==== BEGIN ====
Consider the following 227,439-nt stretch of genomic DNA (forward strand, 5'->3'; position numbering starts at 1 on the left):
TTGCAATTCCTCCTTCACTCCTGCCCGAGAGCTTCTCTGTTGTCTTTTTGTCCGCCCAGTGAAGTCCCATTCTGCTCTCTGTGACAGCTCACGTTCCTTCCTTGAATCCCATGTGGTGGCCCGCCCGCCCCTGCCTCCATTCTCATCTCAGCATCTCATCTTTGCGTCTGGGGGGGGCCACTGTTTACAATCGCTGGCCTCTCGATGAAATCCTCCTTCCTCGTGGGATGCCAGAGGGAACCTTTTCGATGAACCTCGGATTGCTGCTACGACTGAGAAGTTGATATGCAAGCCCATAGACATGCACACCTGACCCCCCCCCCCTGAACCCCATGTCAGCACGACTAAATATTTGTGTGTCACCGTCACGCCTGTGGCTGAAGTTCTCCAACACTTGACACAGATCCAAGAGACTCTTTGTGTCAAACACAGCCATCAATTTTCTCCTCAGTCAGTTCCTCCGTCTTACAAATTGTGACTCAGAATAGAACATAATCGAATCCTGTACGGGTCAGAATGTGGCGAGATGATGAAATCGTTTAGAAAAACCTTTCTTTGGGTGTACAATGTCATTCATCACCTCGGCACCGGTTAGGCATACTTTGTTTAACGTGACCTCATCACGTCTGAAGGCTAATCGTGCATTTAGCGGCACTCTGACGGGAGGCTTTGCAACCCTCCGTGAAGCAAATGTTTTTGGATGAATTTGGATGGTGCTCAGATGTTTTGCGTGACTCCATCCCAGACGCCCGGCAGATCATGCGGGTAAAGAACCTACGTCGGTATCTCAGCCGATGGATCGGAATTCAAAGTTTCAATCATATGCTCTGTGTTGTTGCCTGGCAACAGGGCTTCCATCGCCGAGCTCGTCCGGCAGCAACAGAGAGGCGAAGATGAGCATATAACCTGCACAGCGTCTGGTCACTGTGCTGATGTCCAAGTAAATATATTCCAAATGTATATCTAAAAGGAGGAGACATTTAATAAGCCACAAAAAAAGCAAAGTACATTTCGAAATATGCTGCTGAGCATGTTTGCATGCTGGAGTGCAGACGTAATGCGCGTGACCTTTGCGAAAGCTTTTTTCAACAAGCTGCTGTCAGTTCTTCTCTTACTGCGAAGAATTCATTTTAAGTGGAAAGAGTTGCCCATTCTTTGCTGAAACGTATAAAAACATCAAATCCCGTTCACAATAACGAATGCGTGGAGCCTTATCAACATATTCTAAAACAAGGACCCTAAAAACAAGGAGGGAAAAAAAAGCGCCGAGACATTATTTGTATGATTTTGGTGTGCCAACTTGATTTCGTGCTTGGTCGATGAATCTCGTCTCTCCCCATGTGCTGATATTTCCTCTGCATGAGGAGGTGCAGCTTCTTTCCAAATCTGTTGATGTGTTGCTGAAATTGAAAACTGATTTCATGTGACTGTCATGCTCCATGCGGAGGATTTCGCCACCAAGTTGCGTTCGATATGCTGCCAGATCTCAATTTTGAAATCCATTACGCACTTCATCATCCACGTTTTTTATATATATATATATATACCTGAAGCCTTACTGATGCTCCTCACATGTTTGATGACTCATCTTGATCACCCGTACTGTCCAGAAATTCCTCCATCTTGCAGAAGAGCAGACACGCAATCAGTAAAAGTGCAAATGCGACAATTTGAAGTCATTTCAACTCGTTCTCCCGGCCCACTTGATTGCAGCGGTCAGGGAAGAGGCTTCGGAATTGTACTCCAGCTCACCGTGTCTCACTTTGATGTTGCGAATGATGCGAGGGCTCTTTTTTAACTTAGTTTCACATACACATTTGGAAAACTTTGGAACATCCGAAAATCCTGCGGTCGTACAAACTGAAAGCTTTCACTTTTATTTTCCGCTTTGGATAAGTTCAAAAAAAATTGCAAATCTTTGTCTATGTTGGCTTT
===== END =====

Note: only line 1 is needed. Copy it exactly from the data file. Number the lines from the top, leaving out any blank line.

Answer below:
Consider the following 227,439-nt stretch of genomic DNA (forward strand, 5'->3'; position numbering starts at 1 on the left):